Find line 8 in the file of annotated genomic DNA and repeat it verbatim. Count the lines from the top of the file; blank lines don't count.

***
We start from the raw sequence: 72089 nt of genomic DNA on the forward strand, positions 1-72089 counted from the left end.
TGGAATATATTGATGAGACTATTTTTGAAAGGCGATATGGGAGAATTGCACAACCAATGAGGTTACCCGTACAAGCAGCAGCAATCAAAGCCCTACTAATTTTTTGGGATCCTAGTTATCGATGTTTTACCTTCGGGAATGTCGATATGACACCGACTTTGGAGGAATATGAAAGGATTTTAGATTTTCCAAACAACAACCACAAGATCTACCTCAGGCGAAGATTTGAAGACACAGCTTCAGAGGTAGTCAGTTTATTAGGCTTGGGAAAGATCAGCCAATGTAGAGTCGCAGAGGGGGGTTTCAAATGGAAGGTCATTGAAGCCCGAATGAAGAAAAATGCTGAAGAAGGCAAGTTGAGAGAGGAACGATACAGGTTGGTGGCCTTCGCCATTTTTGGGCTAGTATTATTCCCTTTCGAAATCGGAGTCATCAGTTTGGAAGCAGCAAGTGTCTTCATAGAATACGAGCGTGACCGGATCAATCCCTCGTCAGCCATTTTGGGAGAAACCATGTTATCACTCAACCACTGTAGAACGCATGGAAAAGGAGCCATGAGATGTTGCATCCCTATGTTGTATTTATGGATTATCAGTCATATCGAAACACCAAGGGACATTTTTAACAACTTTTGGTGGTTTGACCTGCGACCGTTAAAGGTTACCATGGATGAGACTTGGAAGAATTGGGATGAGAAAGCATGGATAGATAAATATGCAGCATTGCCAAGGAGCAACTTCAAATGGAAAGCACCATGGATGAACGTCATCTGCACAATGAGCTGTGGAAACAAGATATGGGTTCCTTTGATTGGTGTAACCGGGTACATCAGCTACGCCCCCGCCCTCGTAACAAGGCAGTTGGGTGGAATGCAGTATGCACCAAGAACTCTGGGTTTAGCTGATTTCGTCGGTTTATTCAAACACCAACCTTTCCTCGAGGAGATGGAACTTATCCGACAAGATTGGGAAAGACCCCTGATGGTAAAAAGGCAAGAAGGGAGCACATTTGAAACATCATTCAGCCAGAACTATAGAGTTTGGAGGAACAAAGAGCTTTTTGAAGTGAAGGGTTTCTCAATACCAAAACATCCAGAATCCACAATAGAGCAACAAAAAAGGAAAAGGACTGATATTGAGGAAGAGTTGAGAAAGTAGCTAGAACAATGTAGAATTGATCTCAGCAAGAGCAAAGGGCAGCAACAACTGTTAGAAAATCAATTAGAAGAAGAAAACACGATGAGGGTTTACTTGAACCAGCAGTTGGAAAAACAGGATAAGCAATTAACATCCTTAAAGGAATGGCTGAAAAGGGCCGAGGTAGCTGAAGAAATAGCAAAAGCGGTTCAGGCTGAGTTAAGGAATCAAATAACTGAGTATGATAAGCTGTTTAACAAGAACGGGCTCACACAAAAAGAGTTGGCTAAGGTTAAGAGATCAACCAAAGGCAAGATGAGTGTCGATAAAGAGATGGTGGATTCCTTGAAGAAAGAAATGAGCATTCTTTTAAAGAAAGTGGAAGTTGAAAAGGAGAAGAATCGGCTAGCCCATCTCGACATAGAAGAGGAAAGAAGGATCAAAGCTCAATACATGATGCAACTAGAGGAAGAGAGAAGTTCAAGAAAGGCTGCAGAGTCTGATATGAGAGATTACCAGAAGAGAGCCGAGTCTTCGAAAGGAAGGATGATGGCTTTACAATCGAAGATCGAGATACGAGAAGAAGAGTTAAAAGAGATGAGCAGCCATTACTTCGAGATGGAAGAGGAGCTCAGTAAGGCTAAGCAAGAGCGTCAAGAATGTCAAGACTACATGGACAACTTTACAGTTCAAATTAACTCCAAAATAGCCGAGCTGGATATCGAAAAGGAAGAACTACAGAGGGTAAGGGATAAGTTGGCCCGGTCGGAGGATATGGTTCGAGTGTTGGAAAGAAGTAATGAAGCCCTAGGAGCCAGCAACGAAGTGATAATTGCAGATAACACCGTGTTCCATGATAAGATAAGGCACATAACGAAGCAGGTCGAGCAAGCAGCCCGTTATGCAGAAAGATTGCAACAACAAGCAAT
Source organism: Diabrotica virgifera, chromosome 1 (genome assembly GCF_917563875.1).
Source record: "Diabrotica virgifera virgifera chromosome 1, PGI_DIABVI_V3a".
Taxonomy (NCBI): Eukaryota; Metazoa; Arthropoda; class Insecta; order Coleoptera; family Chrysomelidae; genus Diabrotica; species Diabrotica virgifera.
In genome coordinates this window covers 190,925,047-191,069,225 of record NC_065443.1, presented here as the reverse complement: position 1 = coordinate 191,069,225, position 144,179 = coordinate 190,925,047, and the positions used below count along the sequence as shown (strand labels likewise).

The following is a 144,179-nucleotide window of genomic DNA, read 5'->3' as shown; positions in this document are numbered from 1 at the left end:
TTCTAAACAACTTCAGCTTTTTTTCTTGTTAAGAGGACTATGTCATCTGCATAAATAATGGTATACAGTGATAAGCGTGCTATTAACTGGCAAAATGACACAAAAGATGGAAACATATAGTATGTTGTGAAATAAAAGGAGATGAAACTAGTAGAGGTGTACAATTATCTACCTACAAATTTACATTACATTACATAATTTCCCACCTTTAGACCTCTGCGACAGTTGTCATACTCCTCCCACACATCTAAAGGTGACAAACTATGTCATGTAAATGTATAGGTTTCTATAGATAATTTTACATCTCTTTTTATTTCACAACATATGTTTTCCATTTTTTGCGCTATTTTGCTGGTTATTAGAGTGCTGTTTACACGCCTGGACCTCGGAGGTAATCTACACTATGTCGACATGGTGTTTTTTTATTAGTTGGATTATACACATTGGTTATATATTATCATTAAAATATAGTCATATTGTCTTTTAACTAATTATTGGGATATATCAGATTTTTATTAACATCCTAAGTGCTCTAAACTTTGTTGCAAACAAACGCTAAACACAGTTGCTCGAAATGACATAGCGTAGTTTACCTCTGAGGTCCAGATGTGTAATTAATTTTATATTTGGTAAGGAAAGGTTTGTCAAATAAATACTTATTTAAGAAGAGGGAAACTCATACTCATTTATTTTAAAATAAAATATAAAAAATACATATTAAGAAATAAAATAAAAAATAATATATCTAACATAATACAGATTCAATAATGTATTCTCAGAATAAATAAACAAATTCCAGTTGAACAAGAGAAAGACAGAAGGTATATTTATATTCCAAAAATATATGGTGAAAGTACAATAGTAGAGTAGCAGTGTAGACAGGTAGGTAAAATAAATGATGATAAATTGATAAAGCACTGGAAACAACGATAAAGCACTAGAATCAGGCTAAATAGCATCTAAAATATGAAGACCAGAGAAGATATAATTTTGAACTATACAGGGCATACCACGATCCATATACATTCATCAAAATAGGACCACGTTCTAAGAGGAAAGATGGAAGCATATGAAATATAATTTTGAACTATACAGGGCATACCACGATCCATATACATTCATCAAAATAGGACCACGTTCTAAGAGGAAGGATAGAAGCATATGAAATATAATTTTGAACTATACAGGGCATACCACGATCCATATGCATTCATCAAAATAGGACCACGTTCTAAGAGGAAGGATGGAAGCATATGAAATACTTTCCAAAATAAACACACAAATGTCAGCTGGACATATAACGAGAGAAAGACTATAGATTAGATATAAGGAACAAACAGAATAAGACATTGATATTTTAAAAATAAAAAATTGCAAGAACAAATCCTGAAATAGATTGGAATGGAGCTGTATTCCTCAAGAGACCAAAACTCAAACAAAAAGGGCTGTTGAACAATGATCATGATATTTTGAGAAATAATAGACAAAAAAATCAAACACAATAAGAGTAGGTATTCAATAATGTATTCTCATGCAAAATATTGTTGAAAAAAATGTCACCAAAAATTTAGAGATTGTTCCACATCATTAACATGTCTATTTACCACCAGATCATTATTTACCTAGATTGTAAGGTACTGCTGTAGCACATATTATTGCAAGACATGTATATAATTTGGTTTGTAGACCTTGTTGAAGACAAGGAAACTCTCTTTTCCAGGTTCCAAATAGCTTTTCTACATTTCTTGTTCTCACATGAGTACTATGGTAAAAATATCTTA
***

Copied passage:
TTCTAAACAACTTCAGCTTTTTTTCTTGTTAAGAGGACTATGTCATCTGCATAAATAATGGTATACAGTGATAAGCGTGCTATTAACTGGCAAAATGACACAAAAGATGGAAACATATAGTATGTTGTGAAATAAAAGGAGATGAAACTAGTAGAGGTGTACAATTATCTACCTACAAATTTACATTACATTACATAATTTCCCACCTTTAGACCTCTGCGACAGTTGTCATACTCCTCCCACACATCTAAAGGTGACAAACTATGTCATGTAAATGTATAGGTTTCTATAGATAATTTTACATCTCTTTTTATTTCACAACATATGTTTTCCATTTTTTGCGCTATTTTGCTGGTTATTAGAGTGCTGTTTACACGCCTGGACCTCGGAGGTAATCTACACTATGTCGACATGGTGTTTTTTTATTAGTTGGATTATACACATTGGTTATATATTATCATTAAAATATAGTCATATTGTCTTTTAACTAATTATTGGGATATATCAGATTTTTATTAACATCCTAAGTGCTCTAAACTTTGTTGCAAACAAACGCTAAACACAGTTGCTCGAAATGACATAGCGTAGTTTACCTCTGAGGTCCAGATGTGTAATTAATTTTATATTTGGTAAGGAAAGGTTTGTCAAATAAATACTTATTTAAGAAGAGGGAAACTCATACTCATTTATTTTAAAATAAAATATAAAAAATACATATTAAGAAATAAAATAAAAAATAATATATCTAACATAATACAGATTCAATAATGTATTCTCAGAATAAATAAACAAATTCCAGTTGAACAAGAGAAAGACAGAAGGTATATTTATATTCCAAAAATATATGGTGAAAGTACAATAGTAGAGTAGCAGTGTAGACAGGTAGGTAAAATAAATGATGATAAATTGATAAAGCACTGGAAACAACGATAAAGCACTAGAATCAGGCTAAATAGCATCTAAAATATGAAGACCAGAGAAGATATAATTTTGAACTATACAGGGCATACCACGATCCATATACATTCATCAAAATAGGACCACGTTCTAAGAGGAAAGATGGAAGCATATGAAATATAATTTTGAACTATACAGGGCATACCACGATCCATATACATTCATCAAAATAGGACCACGTTCTAAGAGGAAGGATAGAAGCATATGAAATATAATTTTGAACTATACAGGGCATACCACGATCCATATGCATTCATCAAAATAGGACCACGTTCTAAGAGGAAGGATGGAAGCATATGAAATACTTTCCAAAATAAACACACAAATGTCAGCTGGACATATAACGAGAGAAAGACTATAGATTAGATATAAGGAACAAACAGAATAAGACATTGATATTTTAAAAATAAAAAATTGCAAGAACAAATCCTGAAATAGATTGGAATGGAGCTGTATTCCTCAAGAGACCAAAACTCAAACAAAAAGGGCTGTTGAACAATGATCATGATATTTTGAGAAATAATAGACAAAAAAATCAAACACAATAAGAGTAGGTATTCAATAATGTATTCTCATGCAAAATATTGTTGAAAAAAATGTCACCAAAAATTTAGAGATTGTTCCACATCATTAACATGTCTATTTACCACCAGATCATTATTTACCTAGATTGTAAGGTACTGCTGTAGCACATATTATTGCAAGACATGTATATAATTTGGTTTGTAGACCTTGTTGAAGACAAGGAAACTCTCTTTTCCAGGTTCCAAATAGCTTTTCTACATTTCTTGTTCTCACATGAGTACTATGGTAAAAATATCTTA